Having spent a great many years selling, managing sales reps and managing sales vice presidents, I have seen that the attempt to solve “sales problems” (i.e. insufficient revenue and/or market share) frequently begins with the sales organization, itself. That is, too often the problem of ineffective sales reps or sales teams, especially in service businesses, centers on such things as the wrong individuals, not enough calls, poorly conceived presentations and poor bidding.
While all these factors are important, they reflect the tendency of sales organizations to attempt to solve the problems by looking internally, first and foremost, and only tangentially focusing on what is most important—the customer. This, very often, results in a lot of unproductive hand wringing about lost opportunities, underused sales talent and wasted resources.
Being the egocentric people we ask them to be, salespeople, and often sales managers, believe that they know the customer best and can best determine what the customer’s needs are. However, the problem is that, although it is true that good salespeople have significant knowledge about their customers, they often have tremendous blocks that prevent them from objectively understanding what their customers really want and, consequently, whether they are fulfilling these needs appropriately. They go by what appears to be instinct. The problem with sales managers who have been successful sales reps, themselves, is that they, too, operate by their “gut.”
One way companies have tried to get around this is by giving their marketing organizations the responsibility for knowing the customer and then developing appropriate strategies. Yet, while the methodologies and processes used by marketing can be excellent, very often these departments are either too academic or off target because of the reluctance of marketing leaders to actually spend much time with customers. In my 12 years in senior management in a service business for a Fortune 500 company, I could count on one hand the number of times (aside from an occasional focus group) the head of marketing met face-to-face with a customer.
I believe the only way companies will truly develop a solid understanding of customer requirements is if the leadership of the customer-facing organization takes the responsibility. That is, it is up to sales management. But sales management has three main obstacles. First there is the sales rep who views customers as “mine” and doesn’t want to share any information, much less introduce the manager to the treasure chest. Then there is the marketing organization, which believes the sales organization to be just a bunch of Neanderthals who would have no clue as to what processes and data even mean. Finally, there is the sales manager him- or herself with the conundrum of one “mental foot” in the sales rep camp and the other as a business leader driving profitable growth.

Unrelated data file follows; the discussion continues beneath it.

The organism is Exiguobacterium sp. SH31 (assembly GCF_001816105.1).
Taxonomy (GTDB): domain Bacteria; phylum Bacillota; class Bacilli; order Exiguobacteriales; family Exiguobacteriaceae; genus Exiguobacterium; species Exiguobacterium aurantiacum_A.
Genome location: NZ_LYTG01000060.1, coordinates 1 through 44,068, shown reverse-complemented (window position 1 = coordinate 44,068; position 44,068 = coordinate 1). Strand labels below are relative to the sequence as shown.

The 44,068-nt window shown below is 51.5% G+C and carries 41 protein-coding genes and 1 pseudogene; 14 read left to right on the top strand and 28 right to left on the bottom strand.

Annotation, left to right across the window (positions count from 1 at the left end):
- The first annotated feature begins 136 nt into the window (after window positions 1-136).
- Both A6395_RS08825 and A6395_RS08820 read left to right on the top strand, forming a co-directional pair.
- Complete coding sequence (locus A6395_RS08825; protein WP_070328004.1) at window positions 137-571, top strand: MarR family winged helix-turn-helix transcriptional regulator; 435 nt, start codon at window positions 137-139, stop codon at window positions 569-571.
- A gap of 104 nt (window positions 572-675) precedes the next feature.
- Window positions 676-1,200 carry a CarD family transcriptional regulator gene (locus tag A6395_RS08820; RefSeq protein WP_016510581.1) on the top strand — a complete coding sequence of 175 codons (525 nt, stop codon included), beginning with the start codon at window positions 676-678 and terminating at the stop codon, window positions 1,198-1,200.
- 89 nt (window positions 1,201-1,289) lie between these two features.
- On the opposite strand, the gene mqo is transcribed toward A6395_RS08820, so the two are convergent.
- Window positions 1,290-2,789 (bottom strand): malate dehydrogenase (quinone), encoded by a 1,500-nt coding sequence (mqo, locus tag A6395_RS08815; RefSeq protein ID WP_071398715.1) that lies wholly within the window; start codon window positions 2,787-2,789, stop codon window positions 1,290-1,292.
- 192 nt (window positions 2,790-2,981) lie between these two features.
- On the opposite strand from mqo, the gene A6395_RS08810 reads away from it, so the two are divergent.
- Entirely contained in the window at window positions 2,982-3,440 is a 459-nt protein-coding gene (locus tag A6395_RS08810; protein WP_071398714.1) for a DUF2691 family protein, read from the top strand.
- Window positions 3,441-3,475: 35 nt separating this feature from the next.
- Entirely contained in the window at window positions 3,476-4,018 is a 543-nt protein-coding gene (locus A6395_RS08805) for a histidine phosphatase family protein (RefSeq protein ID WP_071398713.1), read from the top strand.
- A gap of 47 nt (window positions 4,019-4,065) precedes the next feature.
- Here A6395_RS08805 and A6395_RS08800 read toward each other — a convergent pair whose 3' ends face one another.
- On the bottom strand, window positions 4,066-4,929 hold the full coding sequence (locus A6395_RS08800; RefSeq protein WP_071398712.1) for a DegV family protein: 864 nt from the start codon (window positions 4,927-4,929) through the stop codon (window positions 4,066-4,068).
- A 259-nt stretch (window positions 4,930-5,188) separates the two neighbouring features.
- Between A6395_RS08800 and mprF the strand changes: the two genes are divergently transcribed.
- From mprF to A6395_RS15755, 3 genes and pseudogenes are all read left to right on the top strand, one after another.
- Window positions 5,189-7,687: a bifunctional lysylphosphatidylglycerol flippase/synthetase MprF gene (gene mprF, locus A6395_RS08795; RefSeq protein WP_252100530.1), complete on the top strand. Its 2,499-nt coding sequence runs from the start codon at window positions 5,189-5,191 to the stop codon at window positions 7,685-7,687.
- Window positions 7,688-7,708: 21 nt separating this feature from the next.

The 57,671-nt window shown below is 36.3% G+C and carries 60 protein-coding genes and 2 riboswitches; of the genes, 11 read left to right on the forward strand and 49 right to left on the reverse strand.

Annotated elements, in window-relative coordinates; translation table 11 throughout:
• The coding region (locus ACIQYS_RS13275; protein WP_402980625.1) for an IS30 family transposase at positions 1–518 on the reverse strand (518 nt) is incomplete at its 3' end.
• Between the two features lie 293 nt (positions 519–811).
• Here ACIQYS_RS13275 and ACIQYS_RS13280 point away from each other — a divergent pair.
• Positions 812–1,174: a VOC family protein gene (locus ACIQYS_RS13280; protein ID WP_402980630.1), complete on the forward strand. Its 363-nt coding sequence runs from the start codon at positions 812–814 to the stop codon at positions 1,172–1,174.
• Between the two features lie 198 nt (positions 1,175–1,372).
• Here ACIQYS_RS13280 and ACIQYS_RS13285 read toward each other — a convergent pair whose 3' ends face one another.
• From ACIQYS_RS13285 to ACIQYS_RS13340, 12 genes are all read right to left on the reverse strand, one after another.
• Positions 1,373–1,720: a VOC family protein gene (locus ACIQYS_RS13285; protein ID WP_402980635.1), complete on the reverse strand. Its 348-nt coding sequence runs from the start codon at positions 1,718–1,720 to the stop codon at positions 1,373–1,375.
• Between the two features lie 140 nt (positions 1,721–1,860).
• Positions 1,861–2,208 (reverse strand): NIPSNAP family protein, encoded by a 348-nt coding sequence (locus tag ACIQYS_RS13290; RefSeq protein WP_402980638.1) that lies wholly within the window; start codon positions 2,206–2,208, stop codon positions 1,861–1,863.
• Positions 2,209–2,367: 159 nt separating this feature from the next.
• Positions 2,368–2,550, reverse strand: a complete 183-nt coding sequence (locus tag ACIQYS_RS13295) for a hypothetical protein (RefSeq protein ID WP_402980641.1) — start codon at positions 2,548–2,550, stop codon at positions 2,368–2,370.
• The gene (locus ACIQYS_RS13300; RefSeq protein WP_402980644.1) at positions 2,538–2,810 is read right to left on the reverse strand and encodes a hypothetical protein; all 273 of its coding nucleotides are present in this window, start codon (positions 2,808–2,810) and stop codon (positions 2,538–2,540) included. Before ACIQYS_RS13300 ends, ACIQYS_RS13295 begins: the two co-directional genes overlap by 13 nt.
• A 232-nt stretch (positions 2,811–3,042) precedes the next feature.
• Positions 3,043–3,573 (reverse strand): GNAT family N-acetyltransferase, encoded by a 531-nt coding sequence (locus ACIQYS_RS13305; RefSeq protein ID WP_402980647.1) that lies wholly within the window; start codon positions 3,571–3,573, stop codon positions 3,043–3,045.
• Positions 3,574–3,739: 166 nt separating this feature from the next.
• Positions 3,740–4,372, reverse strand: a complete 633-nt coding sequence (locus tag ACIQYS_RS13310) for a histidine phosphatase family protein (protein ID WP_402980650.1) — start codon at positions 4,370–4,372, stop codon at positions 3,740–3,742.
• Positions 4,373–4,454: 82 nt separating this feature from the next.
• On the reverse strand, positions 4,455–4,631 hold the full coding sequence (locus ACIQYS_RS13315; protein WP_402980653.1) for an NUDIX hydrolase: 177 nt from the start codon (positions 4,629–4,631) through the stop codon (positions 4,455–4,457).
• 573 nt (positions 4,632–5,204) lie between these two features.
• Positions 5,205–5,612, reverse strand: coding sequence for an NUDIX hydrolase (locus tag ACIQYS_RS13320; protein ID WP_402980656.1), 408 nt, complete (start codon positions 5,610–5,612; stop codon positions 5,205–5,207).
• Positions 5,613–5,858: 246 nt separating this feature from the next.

Ultimately, for sales management to be effective in a customer-centric world, it must have the tools that enable it to view what is going on with the customers. That is where CRM as a concept comes in. Note that I am not talking about a tool that provides just management with a picture of such elements as the sales pipeline, leads and revenue. While these are important, what is most critical is a tool that provides sales leadership with actual customer insight. Management that has access to what the customers are saying, what they like, what they dislike and what they need, as well as the direction the customers’ businesses are going will be much more effective in developing the strategies necessary to achieve successful results. Having technology tools in place is one thing. Ensuring that they are getting you the level of customer insight you need is most critical.